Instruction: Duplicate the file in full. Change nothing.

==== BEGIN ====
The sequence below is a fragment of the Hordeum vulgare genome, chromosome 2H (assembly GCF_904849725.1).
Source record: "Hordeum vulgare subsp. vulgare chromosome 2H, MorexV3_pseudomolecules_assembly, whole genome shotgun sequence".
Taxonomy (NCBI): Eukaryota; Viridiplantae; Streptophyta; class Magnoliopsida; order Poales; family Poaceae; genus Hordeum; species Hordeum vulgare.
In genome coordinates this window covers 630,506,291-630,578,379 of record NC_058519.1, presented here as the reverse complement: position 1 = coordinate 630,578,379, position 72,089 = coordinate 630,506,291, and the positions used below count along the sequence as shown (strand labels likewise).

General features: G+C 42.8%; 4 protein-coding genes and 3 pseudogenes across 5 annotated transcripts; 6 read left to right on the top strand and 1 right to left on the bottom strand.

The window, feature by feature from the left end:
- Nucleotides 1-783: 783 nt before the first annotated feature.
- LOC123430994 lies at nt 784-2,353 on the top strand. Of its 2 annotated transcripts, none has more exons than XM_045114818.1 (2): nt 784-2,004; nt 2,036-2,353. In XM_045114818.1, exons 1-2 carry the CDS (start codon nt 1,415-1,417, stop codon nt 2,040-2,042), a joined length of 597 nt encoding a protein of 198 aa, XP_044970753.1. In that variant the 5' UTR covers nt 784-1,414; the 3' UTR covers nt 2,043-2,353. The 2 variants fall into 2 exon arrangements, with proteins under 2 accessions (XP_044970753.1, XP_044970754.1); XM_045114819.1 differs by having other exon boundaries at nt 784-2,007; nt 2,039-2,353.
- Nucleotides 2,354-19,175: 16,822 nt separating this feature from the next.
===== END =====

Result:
The sequence below is a fragment of the Hordeum vulgare genome, chromosome 2H (assembly GCF_904849725.1).
Source record: "Hordeum vulgare subsp. vulgare chromosome 2H, MorexV3_pseudomolecules_assembly, whole genome shotgun sequence".
Taxonomy (NCBI): Eukaryota; Viridiplantae; Streptophyta; class Magnoliopsida; order Poales; family Poaceae; genus Hordeum; species Hordeum vulgare.
In genome coordinates this window covers 630,506,291-630,578,379 of record NC_058519.1, presented here as the reverse complement: position 1 = coordinate 630,578,379, position 72,089 = coordinate 630,506,291, and the positions used below count along the sequence as shown (strand labels likewise).

General features: G+C 42.8%; 4 protein-coding genes and 3 pseudogenes across 5 annotated transcripts; 6 read left to right on the top strand and 1 right to left on the bottom strand.

The window, feature by feature from the left end:
- Nucleotides 1-783: 783 nt before the first annotated feature.
- LOC123430994 lies at nt 784-2,353 on the top strand. Of its 2 annotated transcripts, none has more exons than XM_045114818.1 (2): nt 784-2,004; nt 2,036-2,353. In XM_045114818.1, exons 1-2 carry the CDS (start codon nt 1,415-1,417, stop codon nt 2,040-2,042), a joined length of 597 nt encoding a protein of 198 aa, XP_044970753.1. In that variant the 5' UTR covers nt 784-1,414; the 3' UTR covers nt 2,043-2,353. The 2 variants fall into 2 exon arrangements, with proteins under 2 accessions (XP_044970753.1, XP_044970754.1); XM_045114819.1 differs by having other exon boundaries at nt 784-2,007; nt 2,039-2,353.
- Nucleotides 2,354-19,175: 16,822 nt separating this feature from the next.